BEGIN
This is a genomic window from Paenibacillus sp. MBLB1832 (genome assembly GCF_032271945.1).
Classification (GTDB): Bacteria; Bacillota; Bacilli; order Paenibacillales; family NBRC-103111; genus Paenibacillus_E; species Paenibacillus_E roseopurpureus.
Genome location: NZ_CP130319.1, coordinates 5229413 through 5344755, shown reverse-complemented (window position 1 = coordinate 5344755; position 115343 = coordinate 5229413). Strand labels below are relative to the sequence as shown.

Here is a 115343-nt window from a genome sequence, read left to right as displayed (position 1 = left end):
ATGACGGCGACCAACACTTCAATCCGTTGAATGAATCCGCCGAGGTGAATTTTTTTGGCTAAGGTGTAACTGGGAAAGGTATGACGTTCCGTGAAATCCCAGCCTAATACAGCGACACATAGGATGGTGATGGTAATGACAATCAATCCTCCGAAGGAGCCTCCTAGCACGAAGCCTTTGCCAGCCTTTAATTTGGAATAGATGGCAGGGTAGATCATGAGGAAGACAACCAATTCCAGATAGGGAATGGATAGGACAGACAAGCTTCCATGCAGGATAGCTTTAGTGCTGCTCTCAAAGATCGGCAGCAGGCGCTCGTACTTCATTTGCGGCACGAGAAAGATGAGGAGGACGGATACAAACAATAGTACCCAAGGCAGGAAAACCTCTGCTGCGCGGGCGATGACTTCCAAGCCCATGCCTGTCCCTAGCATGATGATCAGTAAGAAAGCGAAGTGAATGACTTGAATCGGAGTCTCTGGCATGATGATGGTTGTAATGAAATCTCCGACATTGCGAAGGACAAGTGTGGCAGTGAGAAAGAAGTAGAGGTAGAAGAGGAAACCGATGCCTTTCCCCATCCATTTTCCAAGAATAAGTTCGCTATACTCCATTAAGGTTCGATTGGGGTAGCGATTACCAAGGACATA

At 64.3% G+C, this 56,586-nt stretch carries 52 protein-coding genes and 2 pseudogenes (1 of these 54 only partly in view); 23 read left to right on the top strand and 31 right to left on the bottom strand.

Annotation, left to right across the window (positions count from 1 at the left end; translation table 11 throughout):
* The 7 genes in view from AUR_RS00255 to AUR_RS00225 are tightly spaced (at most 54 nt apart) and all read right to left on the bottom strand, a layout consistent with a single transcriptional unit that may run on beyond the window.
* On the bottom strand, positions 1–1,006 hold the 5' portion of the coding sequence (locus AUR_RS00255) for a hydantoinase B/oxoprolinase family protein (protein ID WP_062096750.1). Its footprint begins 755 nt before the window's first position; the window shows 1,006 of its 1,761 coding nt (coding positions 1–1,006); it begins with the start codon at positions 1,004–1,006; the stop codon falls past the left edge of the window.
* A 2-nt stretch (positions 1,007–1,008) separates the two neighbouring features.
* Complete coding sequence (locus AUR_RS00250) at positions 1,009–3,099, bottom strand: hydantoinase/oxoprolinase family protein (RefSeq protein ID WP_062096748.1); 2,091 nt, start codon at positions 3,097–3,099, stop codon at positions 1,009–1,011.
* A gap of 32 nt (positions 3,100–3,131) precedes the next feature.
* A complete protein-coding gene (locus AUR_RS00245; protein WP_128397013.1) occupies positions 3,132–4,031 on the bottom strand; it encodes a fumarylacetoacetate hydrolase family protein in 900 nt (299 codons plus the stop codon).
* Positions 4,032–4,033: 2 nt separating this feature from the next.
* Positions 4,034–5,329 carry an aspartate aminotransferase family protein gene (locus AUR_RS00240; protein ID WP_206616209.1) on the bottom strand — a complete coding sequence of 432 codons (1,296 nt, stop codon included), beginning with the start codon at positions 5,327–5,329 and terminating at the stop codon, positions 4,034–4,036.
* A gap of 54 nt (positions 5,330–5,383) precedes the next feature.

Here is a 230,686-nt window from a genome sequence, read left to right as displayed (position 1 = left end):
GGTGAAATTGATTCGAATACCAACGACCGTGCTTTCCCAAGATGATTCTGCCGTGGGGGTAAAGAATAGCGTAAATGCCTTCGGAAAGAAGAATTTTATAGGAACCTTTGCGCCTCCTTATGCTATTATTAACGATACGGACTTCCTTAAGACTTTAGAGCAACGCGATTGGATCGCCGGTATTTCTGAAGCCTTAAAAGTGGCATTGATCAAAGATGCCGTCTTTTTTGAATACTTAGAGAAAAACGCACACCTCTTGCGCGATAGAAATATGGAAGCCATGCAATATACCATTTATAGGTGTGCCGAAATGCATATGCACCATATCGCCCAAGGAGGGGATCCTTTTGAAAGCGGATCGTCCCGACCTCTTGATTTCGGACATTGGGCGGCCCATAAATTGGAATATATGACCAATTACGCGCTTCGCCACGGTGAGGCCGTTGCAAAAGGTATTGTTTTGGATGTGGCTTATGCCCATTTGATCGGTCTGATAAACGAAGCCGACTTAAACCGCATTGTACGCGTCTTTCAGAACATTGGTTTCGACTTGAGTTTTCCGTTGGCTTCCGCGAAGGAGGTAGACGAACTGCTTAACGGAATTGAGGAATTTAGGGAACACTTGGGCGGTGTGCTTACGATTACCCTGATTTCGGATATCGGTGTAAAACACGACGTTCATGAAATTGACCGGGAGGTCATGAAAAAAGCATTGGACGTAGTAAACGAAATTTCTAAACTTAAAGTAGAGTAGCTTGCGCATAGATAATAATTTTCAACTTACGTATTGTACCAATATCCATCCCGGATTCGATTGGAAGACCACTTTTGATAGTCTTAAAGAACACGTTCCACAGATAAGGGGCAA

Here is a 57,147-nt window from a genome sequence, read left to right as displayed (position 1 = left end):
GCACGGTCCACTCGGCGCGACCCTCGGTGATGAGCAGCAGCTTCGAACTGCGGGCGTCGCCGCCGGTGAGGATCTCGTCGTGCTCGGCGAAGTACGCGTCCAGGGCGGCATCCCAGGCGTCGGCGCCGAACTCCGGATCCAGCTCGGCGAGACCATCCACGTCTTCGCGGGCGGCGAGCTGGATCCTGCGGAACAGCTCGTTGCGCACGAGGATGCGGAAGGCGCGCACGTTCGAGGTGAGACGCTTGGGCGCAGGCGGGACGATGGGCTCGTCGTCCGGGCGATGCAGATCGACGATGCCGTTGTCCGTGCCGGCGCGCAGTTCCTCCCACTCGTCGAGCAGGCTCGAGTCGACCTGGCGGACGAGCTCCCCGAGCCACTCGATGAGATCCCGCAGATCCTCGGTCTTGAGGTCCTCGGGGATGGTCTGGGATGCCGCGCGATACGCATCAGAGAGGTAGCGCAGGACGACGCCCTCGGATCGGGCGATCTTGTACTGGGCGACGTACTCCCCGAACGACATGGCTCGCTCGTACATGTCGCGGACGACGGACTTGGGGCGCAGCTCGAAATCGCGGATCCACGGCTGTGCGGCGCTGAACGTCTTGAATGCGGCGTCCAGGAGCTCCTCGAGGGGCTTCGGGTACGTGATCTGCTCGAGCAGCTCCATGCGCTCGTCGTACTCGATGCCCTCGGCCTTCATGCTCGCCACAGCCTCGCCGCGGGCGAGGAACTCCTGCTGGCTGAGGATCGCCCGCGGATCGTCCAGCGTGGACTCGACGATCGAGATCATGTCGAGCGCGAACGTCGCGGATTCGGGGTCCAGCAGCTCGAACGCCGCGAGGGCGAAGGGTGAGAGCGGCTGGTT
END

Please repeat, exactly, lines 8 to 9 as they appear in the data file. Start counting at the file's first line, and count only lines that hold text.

* The 7 genes in view from AUR_RS00255 to AUR_RS00225 are tightly spaced (at most 54 nt apart) and all read right to left on the bottom strand, a layout consistent with a single transcriptional unit that may run on beyond the window.
* On the bottom strand, positions 1–1,006 hold the 5' portion of the coding sequence (locus AUR_RS00255) for a hydantoinase B/oxoprolinase family protein (protein ID WP_062096750.1). Its footprint begins 755 nt before the window's first position; the window shows 1,006 of its 1,761 coding nt (coding positions 1–1,006); it begins with the start codon at positions 1,004–1,006; the stop codon falls past the left edge of the window.